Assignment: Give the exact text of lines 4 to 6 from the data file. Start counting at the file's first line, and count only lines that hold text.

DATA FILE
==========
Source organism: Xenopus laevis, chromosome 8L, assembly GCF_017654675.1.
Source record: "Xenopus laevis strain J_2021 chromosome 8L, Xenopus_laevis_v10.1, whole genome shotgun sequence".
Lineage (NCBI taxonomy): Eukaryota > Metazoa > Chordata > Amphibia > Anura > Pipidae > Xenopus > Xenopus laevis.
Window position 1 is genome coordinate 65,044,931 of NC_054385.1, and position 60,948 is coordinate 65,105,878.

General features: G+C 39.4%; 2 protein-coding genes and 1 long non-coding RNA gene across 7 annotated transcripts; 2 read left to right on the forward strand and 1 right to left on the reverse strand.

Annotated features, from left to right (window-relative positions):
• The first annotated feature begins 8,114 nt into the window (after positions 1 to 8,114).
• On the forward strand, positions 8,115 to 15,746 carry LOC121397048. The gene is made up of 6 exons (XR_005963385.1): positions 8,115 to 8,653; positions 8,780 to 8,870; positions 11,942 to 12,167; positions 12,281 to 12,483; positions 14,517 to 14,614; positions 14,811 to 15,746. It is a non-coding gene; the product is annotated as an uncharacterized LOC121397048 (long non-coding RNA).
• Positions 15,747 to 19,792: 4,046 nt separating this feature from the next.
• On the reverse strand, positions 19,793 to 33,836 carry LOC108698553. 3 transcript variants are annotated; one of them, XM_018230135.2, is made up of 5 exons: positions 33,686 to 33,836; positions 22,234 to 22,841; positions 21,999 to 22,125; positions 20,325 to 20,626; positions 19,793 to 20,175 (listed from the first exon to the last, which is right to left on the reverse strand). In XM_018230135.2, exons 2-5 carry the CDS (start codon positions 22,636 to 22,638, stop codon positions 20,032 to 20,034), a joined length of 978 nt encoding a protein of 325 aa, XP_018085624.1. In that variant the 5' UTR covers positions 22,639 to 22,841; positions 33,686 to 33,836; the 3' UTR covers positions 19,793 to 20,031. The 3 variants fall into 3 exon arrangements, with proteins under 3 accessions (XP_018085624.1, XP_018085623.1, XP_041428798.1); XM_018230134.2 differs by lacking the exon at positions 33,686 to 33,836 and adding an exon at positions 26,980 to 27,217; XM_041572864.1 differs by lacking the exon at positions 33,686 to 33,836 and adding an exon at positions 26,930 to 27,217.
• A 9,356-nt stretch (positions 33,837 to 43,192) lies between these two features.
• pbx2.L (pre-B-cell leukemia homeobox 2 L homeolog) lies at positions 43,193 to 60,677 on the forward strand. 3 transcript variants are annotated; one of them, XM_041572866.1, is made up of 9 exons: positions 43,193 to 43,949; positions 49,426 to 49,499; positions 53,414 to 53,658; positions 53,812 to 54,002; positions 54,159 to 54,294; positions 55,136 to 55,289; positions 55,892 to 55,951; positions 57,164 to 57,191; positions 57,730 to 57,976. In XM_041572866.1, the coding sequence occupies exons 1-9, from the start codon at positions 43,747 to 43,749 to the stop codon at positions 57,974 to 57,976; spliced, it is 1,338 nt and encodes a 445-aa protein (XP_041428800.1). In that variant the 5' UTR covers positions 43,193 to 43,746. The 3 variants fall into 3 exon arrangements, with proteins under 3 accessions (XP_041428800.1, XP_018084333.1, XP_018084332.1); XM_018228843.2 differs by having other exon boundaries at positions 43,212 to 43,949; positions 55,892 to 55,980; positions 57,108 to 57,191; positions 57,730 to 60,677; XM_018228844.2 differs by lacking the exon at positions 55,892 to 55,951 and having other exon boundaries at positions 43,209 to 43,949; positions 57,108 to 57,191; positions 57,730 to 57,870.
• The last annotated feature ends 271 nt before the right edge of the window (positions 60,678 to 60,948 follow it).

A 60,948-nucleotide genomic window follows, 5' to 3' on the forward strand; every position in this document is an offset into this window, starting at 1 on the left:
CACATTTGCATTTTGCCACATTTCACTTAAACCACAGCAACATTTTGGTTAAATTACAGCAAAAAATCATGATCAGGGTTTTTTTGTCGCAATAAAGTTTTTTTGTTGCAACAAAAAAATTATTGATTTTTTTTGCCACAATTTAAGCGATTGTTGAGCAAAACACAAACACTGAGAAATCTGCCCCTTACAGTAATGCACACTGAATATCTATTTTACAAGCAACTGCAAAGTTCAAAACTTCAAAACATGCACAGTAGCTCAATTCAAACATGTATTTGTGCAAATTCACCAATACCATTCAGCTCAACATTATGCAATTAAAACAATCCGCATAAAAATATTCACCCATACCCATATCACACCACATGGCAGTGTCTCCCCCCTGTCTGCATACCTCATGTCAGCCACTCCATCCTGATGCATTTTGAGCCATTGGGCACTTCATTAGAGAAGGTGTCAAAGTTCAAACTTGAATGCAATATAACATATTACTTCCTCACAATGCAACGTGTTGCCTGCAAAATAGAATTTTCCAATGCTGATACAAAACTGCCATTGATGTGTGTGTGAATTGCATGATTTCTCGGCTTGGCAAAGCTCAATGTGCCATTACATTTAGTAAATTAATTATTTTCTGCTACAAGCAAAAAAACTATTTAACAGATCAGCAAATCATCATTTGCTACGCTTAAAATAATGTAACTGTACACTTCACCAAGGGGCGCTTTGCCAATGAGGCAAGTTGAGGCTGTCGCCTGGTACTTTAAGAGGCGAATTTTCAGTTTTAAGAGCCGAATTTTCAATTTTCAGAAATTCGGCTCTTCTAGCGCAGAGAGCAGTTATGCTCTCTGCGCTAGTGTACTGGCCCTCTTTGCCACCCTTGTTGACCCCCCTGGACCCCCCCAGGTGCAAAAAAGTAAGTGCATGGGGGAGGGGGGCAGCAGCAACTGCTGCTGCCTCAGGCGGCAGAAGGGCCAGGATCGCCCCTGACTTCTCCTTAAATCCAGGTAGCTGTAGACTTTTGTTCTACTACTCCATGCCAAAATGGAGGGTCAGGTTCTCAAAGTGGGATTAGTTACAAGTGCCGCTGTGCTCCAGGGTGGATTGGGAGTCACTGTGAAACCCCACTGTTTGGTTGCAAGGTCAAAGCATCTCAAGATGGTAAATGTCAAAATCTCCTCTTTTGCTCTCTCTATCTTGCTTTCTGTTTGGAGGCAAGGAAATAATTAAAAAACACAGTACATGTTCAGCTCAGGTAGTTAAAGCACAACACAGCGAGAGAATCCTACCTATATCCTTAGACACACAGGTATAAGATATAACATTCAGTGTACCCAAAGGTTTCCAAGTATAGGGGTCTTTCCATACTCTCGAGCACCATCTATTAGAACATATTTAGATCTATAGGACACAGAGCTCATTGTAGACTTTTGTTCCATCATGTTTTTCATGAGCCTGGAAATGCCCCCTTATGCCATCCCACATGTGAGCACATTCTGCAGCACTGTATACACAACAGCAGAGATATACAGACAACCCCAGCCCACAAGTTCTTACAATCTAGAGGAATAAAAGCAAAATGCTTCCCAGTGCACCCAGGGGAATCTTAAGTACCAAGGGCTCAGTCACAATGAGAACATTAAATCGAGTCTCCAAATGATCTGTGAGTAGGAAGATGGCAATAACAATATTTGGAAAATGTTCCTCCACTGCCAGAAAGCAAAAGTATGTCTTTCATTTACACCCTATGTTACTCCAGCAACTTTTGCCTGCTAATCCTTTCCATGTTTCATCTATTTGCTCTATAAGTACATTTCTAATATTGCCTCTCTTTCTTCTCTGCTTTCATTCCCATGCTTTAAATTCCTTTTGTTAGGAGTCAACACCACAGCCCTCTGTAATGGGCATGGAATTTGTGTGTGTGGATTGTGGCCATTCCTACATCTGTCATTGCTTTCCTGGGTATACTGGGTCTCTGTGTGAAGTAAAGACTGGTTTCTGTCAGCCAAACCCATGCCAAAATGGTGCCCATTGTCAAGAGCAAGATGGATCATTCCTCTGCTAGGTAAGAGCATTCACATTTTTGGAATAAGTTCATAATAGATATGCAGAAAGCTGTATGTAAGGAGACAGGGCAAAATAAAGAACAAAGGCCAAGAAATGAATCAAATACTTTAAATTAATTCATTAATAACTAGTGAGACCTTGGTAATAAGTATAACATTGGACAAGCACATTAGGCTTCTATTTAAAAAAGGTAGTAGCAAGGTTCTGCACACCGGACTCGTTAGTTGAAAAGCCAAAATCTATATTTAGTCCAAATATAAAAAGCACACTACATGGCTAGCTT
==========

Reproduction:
Window position 1 is genome coordinate 65,044,931 of NC_054385.1, and position 60,948 is coordinate 65,105,878.

General features: G+C 39.4%; 2 protein-coding genes and 1 long non-coding RNA gene across 7 annotated transcripts; 2 read left to right on the forward strand and 1 right to left on the reverse strand.

Annotated features, from left to right (window-relative positions):